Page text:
TOURISM STAKEHOLDERS EXPRESS DISMAY OVER KAMPALA TROUBLES
(Posted 22nd June 2013)
Some of the Ugandan tourism stakeholders presently in Rwanda for the annual Kwita Izina Festival of the Gorillas, have left no doubt about their frustration over the international media picking up about the clashes in Kampala over the past days, which in the words of one ‘… put our country in a very bad light abroad’. There was consensus that while the Uganda Police has a duty to maintain law and order, their methods, and worse, their methods employed in front of live cameras by the world media, were highly questionable and bound to impact on the hard work of the tourism industry to portray Uganda as a country worth visiting. ‘We cannot have pictures on the main global news channels with tear gas clouds engulfing the city of Kampala. This is where the tourists come first and from where they leave. Remember the negative publicity we got when a security operative was seen some time ago to smash the windows of Besigye’s car with a gun butt and then empty several teargas canisters into the car. Now a teargas canister is thrown into the car of the Mayor of Kampala in front of cameras again.
Our life is made very miserable here. First do we not get any money for tourism marketing in the budget. Let’s not be fooled, what they gave tourism is an insult and not worth to be called money when one compares with Rwanda here. Second, after already crippling our tourism marketing, now they unleash such scenes on to the global media again and how shall we counter that without a good publicity budget. This government still thinks tourism is just happening, is a boundless resource for them. If they don’t wake up they will find out that you cannot milk the cow unless you feed her or otherwise the cow will collapse’ said another, wary to have a name published for fear of repercussions. A third Kampalean then added: ‘When people book to attend a conference in Kampala, they look up all events in our city on the internet. Therefore you can no longer hide such situations. When things look bad in a city, visitors may decide to stay away to avoid trouble. There are growing issues with travel insurance for tourists and when their foreign ministries give travel advice to avoid certain places, such insurance can just invalidate if they still come after being told to stay away. I know, tourists have not been involved in such incidents but we tour operators take them to the markets to shop and see what life in Uganda is like. During days like this we must keep them in their hotels and if they paid for the excursion they must get their money back. What I hope for is that situations like these are handled more carefully and that police and security is more sensitive. Let them avoid to be seen dishing out brutality on foreign TV. It gives Uganda a bad reputation and shows us in a bad light. People can come to Kenya or Rwanda and give us a pass if they fear for their safety’.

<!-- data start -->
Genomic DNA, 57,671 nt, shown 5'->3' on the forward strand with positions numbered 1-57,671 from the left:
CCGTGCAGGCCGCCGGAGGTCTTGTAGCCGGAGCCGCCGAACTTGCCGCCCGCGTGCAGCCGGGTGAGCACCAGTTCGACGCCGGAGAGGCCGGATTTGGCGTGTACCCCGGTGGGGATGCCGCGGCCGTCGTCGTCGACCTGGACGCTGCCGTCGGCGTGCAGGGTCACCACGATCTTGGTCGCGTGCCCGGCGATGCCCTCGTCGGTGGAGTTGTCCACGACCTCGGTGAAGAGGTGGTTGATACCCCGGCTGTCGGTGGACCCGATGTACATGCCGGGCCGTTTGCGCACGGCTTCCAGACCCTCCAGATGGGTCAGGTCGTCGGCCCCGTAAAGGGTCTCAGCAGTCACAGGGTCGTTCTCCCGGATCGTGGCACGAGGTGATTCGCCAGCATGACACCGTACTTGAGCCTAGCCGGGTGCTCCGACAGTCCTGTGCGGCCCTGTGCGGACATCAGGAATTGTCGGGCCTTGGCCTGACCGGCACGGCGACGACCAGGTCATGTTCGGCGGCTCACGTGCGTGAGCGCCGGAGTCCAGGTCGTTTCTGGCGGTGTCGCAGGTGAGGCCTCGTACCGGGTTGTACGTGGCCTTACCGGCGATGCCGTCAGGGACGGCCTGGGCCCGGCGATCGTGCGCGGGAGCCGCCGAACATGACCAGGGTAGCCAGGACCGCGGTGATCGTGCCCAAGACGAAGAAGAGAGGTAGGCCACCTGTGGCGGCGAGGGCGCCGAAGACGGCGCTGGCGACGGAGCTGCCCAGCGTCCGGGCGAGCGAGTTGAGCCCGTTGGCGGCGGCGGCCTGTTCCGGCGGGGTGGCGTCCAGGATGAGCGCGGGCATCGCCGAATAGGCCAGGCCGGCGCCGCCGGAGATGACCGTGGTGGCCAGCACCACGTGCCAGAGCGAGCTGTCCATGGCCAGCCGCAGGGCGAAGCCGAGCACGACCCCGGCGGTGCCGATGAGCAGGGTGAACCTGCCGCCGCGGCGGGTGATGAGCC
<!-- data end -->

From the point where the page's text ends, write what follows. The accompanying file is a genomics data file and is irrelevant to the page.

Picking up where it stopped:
Other comments received since the budget reading also focused on the statistics government presents as tourist arrivals, when in the words of one regular source: ‘…arrivals is not the same as tourists. Most of our arrivals are by road from Kenya or Rwanda or South Sudan. Those we do not count as proper tourists. We talk of tourists when people come for the sole purpose of a vacation, a safari holiday. Then there are conference participants who also take tours before or after their conference. And then there are visiting friends and relatives who are taken to the parks by their hosts. Those we consider tourists but most coming from Kenya come for some sort of trading but not to be tourists like we understand it. Therefore, overall arrivals figures which include our land borders together with Entebbe should not be publicly announced as tourists. Real tourist numbers are much much lower. Increased mobility within the East African Community for trade and business should not be used as the argument that we now have a million tourists coming to Uganda. Our friends at UTB know that very well so can we please have proper statistics of tourist arrivals in a separate column? Then the picture will look very different and to boost that number we need a lot more funding for marketing Uganda. I am impressed how Rwanda has focus and works together to promote events like the Kwita Izina week. They are a smaller country but very well organized when it comes to tourism and their government gives them money whereas our government gives us words’.
Negative publicity has also spread in overseas media about the massive loss of forest cover in Uganda and the unresolved issue of Mabira, which is still looming large, has also not helped to project Uganda as a country firmly committed to conservation, when just too many examples suggest otherwise. Shrinking wetlands have had a significant impact on the number of migratory birds coming to rest in Uganda before flying on, a fact affirmed by data supplied from among others Nature Uganda or the records of the bird guides regularly undertaking counts.
Instead of having the wind in the sails to propel the sector forward it now seems that the tourism industry has a stiff breeze blowing into their combined faces and it can only be hoped that a more positive and enabling business environment for the sector can heal the bruises and allow the tourism industry the growth it is otherwise capable of. Considering that these events are taking place only days after similar negative publicity hit the city of Arusha, aka Safari Capital of East Africa, it seems that the fears of Ugandan tourism stakeholders are not entirely unfounded. Watch this space for more updates as and when available.